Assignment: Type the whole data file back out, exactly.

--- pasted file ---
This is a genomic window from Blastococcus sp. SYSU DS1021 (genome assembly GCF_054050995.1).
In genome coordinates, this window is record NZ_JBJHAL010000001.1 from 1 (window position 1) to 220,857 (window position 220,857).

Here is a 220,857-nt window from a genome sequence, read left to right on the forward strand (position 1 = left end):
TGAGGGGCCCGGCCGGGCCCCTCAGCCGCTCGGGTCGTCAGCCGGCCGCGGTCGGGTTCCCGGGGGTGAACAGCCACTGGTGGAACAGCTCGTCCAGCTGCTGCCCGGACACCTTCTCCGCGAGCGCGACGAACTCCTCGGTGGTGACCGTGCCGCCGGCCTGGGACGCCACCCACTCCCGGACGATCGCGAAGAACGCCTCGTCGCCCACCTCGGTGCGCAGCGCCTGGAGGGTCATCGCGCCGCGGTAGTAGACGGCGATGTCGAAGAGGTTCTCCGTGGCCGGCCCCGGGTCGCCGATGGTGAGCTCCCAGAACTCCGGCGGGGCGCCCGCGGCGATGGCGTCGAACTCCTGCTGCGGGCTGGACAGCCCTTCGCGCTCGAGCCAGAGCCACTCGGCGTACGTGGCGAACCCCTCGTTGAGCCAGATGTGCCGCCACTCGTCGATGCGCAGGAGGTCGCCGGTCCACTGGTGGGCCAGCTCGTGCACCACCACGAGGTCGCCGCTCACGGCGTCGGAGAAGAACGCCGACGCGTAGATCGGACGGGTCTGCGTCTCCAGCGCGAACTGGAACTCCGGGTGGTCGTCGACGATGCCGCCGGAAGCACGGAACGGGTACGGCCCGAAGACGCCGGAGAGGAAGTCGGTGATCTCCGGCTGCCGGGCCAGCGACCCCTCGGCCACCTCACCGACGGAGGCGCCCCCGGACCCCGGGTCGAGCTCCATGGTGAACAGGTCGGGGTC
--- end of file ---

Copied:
This is a genomic window from Blastococcus sp. SYSU DS1021 (genome assembly GCF_054050995.1).
In genome coordinates, this window is record NZ_JBJHAL010000001.1 from 1 (window position 1) to 220,857 (window position 220,857).

Here is a 220,857-nt window from a genome sequence, read left to right on the forward strand (position 1 = left end):
TGAGGGGCCCGGCCGGGCCCCTCAGCCGCTCGGGTCGTCAGCCGGCCGCGGTCGGGTTCCCGGGGGTGAACAGCCACTGGTGGAACAGCTCGTCCAGCTGCTGCCCGGACACCTTCTCCGCGAGCGCGACGAACTCCTCGGTGGTGACCGTGCCGCCGGCCTGGGACGCCACCCACTCCCGGACGATCGCGAAGAACGCCTCGTCGCCCACCTCGGTGCGCAGCGCCTGGAGGGTCATCGCGCCGCGGTAGTAGACGGCGATGTCGAAGAGGTTCTCCGTGGCCGGCCCCGGGTCGCCGATGGTGAGCTCCCAGAACTCCGGCGGGGCGCCCGCGGCGATGGCGTCGAACTCCTGCTGCGGGCTGGACAGCCCTTCGCGCTCGAGCCAGAGCCACTCGGCGTACGTGGCGAACCCCTCGTTGAGCCAGATGTGCCGCCACTCGTCGATGCGCAGGAGGTCGCCGGTCCACTGGTGGGCCAGCTCGTGCACCACCACGAGGTCGCCGCTCACGGCGTCGGAGAAGAACGCCGACGCGTAGATCGGACGGGTCTGCGTCTCCAGCGCGAACTGGAACTCCGGGTGGTCGTCGACGATGCCGCCGGAAGCACGGAACGGGTACGGCCCGAAGACGCCGGAGAGGAAGTCGGTGATCTCCGGCTGCCGGGCCAGCGACCCCTCGGCCACCTCACCGACGGAGGCGCCCCCGGACCCCGGGTCGAGCTCCATGGTGAACAGGTCGGGGTC